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Exponential Integration Question

  1. Jan 27, 2012 #1
    Why is [itex]e^{\int \frac{dt}{t}}[/itex] = [itex]e^{ln|t|}[/itex] = t as apposed to |t|? I don't understand what happened to the absolute value operator. Thanks for any help.

    I understand that [itex]e^{x}[/itex]>0. Is this the justification? But I don't understand why you can't have a negative t in [itex]e^{ln|t|}[/itex] because you would take the absolute value of a negative number.
     
  2. jcsd
  3. Jan 27, 2012 #2

    Mark44

    Staff: Mentor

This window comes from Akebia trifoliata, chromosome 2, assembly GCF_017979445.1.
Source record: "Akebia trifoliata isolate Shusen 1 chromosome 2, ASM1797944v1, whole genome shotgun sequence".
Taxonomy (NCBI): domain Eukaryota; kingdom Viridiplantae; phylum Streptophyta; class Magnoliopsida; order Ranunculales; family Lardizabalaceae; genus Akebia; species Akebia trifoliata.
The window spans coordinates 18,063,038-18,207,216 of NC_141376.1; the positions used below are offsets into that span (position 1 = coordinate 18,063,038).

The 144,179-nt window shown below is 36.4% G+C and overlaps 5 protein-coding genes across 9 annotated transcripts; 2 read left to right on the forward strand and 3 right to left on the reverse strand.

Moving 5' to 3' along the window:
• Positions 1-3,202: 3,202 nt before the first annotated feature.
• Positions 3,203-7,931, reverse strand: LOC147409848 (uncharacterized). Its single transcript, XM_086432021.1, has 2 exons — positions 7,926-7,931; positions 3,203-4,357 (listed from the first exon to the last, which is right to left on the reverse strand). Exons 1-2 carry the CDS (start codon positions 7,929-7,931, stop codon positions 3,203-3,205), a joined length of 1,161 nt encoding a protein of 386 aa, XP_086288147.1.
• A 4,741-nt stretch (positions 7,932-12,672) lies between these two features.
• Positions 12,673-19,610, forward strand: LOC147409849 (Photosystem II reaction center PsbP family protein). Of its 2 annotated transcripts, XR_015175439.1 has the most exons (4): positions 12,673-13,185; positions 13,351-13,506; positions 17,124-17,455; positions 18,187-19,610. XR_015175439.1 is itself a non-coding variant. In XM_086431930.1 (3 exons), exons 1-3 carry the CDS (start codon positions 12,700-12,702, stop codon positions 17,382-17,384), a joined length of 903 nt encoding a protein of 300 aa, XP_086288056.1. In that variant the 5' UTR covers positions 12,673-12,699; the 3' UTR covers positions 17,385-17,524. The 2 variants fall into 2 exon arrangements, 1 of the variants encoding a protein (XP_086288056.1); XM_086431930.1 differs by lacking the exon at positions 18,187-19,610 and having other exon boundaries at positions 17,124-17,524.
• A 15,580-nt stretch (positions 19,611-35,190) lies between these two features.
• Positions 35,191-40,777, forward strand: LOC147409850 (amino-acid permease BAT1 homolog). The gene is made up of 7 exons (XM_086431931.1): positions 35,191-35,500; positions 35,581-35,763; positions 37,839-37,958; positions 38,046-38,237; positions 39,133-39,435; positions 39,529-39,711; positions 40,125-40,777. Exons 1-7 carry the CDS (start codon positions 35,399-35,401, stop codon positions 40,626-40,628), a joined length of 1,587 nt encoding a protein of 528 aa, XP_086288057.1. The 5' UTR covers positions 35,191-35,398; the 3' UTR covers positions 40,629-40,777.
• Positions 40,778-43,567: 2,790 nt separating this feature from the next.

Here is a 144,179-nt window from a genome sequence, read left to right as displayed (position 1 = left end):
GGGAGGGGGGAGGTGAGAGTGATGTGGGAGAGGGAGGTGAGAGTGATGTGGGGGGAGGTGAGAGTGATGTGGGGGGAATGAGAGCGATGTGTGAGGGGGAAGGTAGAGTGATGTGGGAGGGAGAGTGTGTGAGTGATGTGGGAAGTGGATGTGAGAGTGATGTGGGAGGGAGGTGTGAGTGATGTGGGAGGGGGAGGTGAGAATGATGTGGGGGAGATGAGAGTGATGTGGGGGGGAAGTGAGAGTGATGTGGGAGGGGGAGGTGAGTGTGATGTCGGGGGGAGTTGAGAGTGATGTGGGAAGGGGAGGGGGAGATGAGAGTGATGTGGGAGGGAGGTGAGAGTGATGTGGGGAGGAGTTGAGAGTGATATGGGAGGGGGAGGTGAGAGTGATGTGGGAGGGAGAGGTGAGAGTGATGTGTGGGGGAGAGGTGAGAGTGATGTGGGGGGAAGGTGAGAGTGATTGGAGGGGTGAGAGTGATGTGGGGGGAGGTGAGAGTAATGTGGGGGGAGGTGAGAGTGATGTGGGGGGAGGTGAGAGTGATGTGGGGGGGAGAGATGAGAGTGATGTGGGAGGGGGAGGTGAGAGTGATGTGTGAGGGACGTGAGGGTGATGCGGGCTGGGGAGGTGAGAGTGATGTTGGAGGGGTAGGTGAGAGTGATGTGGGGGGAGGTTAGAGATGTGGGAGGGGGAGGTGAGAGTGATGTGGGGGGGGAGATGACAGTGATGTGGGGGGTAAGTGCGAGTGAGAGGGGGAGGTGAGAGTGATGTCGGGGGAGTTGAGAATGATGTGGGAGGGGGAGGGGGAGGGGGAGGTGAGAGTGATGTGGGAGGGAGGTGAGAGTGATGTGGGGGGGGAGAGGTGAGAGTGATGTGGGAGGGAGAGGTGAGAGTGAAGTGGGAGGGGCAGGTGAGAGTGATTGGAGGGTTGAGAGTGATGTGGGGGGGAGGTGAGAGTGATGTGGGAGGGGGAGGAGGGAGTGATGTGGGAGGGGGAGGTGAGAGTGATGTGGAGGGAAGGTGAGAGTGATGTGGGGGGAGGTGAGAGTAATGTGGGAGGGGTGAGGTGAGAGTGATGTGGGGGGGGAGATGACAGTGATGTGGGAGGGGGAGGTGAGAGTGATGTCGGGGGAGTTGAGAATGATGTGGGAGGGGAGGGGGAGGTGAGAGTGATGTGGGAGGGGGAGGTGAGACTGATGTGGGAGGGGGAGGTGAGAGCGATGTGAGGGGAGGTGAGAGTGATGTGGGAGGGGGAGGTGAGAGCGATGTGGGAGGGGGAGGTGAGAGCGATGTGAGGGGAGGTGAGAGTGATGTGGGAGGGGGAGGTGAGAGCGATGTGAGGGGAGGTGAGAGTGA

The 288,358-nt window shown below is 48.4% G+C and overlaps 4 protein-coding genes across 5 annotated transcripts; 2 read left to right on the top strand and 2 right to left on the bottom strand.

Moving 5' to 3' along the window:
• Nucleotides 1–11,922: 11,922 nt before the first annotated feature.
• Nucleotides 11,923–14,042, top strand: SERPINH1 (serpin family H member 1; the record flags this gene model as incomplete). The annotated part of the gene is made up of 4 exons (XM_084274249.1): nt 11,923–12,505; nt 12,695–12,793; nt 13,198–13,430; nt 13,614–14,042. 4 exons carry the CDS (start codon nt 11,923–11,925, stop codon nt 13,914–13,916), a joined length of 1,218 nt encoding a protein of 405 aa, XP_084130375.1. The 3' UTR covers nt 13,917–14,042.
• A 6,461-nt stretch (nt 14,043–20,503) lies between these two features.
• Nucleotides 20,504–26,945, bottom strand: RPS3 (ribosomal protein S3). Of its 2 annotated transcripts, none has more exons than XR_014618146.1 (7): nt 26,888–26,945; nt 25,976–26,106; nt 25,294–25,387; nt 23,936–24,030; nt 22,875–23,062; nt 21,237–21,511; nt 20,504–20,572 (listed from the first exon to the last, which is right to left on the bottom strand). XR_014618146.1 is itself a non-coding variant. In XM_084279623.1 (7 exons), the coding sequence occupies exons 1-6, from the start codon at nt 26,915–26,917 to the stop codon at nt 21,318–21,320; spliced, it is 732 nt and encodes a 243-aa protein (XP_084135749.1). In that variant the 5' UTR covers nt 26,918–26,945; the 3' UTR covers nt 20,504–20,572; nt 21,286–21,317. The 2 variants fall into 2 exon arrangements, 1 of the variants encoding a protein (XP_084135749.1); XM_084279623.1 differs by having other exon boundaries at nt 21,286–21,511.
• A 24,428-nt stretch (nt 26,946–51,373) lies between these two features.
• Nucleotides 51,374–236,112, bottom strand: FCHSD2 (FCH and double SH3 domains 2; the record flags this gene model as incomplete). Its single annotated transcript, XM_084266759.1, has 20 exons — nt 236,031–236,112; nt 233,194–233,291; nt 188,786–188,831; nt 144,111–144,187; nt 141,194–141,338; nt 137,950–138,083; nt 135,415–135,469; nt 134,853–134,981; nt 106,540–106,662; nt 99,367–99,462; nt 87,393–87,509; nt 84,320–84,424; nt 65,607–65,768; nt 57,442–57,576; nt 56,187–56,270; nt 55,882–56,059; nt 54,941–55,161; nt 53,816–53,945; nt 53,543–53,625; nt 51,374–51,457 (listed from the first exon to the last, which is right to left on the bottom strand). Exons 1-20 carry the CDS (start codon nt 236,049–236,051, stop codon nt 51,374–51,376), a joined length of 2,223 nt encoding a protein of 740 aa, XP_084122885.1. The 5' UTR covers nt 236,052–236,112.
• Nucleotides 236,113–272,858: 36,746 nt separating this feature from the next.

It should be |t|, as you thought.

    It's possible that there is some other context that you're not including, in which t is assumed to be positive. In that case, |t| = t.
     
  4. Jan 28, 2012 #3
    If I had the differential equation

    [itex]\frac{dy}{dt}[/itex] + [itex]\frac{y}{t}[/itex] = 5

    Then using integration factors

    y = [itex]\frac{5∫e^{\int \frac{dt}{t}}dt}{e^{\int \frac{dt}{t}}}[/itex] = [itex]\frac{5∫e^{ln|t|}dt}{e^{ln|t|}}[/itex] = [itex]\frac{5∫|t|dt}{|t|}[/itex]

    I'm unsure how to proceed without ignoring the absolute value functions but it appears ignoring them seems to be just fine for whatever reason
     
  5. Jan 29, 2012 #4
    bump - went onto second page
     
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